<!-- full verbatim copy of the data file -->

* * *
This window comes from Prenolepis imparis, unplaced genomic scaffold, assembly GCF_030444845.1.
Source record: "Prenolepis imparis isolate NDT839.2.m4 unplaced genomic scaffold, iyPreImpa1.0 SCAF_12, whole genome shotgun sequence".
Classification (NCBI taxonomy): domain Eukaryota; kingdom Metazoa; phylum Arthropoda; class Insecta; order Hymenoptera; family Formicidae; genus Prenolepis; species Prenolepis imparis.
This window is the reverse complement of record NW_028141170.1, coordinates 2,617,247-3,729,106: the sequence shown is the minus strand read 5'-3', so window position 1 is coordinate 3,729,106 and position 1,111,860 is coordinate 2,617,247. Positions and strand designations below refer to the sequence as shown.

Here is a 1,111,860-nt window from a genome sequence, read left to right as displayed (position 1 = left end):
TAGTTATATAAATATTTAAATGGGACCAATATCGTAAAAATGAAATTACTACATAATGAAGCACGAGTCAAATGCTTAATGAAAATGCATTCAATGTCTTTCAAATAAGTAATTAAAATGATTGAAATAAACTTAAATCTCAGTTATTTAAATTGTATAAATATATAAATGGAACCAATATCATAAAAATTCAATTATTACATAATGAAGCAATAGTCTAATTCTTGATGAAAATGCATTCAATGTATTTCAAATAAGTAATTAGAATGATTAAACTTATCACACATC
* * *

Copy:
This window comes from Prenolepis imparis, unplaced genomic scaffold, assembly GCF_030444845.1.
Source record: "Prenolepis imparis isolate NDT839.2.m4 unplaced genomic scaffold, iyPreImpa1.0 SCAF_12, whole genome shotgun sequence".
Classification (NCBI taxonomy): domain Eukaryota; kingdom Metazoa; phylum Arthropoda; class Insecta; order Hymenoptera; family Formicidae; genus Prenolepis; species Prenolepis imparis.
This window is the reverse complement of record NW_028141170.1, coordinates 2,617,247-3,729,106: the sequence shown is the minus strand read 5'-3', so window position 1 is coordinate 3,729,106 and position 1,111,860 is coordinate 2,617,247. Positions and strand designations below refer to the sequence as shown.

Here is a 1,111,860-nt window from a genome sequence, read left to right as displayed (position 1 = left end):
TAGTTATATAAATATTTAAATGGGACCAATATCGTAAAAATGAAATTACTACATAATGAAGCACGAGTCAAATGCTTAATGAAAATGCATTCAATGTCTTTCAAATAAGTAATTAAAATGATTGAAATAAACTTAAATCTCAGTTATTTAAATTGTATAAATATATAAATGGAACCAATATCATAAAAATTCAATTATTACATAATGAAGCAATAGTCTAATTCTTGATGAAAATGCATTCAATGTATTTCAAATAAGTAATTAGAATGATTAAACTTATCACACATC